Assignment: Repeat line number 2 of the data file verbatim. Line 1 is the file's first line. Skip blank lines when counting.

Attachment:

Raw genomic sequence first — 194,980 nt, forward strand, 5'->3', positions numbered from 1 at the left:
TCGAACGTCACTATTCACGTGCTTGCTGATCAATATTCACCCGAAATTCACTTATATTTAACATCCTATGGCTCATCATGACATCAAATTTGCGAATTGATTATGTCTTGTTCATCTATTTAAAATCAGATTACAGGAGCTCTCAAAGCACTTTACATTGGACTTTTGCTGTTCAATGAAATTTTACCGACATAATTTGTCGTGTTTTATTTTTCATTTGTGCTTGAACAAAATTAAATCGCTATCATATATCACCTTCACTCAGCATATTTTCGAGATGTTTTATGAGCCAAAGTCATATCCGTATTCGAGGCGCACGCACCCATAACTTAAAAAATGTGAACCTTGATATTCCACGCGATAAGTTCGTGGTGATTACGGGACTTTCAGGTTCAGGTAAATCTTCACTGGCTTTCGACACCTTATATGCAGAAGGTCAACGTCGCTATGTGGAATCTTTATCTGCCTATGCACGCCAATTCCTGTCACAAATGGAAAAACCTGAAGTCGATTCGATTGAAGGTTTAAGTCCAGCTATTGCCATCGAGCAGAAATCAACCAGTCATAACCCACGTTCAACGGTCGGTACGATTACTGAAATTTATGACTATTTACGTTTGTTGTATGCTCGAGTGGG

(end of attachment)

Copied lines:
TCGAACGTCACTATTCACGTGCTTGCTGATCAATATTCACCCGAAATTCACTTATATTTAACATCCTATGGCTCATCATGACATCAAATTTGCGAATTGATTATGTCTTGTTCATCTATTTAAAATCAGATTACAGGAGCTCTCAAAGCACTTTACATTGGACTTTTGCTGTTCAATGAAATTTTACCGACATAATTTGTCGTGTTTTATTTTTCATTTGTGCTTGAACAAAATTAAATCGCTATCATATATCACCTTCACTCAGCATATTTTCGAGATGTTTTATGAGCCAAAGTCATATCCGTATTCGAGGCGCACGCACCCATAACTTAAAAAATGTGAACCTTGATATTCCACGCGATAAGTTCGTGGTGATTACGGGACTTTCAGGTTCAGGTAAATCTTCACTGGCTTTCGACACCTTATATGCAGAAGGTCAACGTCGCTATGTGGAATCTTTATCTGCCTATGCACGCCAATTCCTGTCACAAATGGAAAAACCTGAAGTCGATTCGATTGAAGGTTTAAGTCCAGCTATTGCCATCGAGCAGAAATCAACCAGTCATAACCCACGTTCAACGGTCGGTACGATTACTGAAATTTATGACTATTTACGTTTGTTGTATGCTCGAGTGGG